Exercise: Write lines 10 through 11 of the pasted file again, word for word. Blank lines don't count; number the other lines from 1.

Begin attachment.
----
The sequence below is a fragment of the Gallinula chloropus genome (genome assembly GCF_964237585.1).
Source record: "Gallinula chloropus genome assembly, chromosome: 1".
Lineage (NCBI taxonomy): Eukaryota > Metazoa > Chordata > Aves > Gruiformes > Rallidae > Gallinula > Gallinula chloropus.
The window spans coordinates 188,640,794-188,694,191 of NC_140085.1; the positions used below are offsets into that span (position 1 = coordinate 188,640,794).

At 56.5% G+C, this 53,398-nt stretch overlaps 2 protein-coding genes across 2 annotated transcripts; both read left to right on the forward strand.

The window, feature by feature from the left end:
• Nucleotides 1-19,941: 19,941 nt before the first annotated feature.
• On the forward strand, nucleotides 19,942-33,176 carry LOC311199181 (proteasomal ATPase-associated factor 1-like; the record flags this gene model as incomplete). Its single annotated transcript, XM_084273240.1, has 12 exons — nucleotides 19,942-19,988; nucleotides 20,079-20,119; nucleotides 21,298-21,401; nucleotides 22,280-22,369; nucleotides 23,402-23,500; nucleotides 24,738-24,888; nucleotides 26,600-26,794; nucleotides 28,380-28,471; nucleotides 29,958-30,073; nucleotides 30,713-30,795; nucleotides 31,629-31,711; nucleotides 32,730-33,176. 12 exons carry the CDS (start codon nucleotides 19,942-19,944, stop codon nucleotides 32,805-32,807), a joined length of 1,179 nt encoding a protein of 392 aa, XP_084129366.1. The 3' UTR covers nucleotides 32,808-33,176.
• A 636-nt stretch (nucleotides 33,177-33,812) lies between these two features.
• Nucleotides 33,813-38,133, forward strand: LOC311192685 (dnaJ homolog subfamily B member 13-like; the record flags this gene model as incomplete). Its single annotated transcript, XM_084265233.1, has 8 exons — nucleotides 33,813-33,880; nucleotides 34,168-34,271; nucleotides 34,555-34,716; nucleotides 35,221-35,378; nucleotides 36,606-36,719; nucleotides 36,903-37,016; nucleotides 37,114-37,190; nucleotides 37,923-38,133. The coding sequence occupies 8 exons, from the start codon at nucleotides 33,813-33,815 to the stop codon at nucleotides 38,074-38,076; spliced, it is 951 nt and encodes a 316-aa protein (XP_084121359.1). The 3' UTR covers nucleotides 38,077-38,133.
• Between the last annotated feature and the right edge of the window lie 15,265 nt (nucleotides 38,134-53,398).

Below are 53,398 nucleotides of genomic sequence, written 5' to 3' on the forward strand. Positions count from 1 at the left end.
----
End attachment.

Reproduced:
• Nucleotides 33,813-38,133, forward strand: LOC311192685 (dnaJ homolog subfamily B member 13-like; the record flags this gene model as incomplete). Its single annotated transcript, XM_084265233.1, has 8 exons — nucleotides 33,813-33,880; nucleotides 34,168-34,271; nucleotides 34,555-34,716; nucleotides 35,221-35,378; nucleotides 36,606-36,719; nucleotides 36,903-37,016; nucleotides 37,114-37,190; nucleotides 37,923-38,133. The coding sequence occupies 8 exons, from the start codon at nucleotides 33,813-33,815 to the stop codon at nucleotides 38,074-38,076; spliced, it is 951 nt and encodes a 316-aa protein (XP_084121359.1). The 3' UTR covers nucleotides 38,077-38,133.
• Between the last annotated feature and the right edge of the window lie 15,265 nt (nucleotides 38,134-53,398).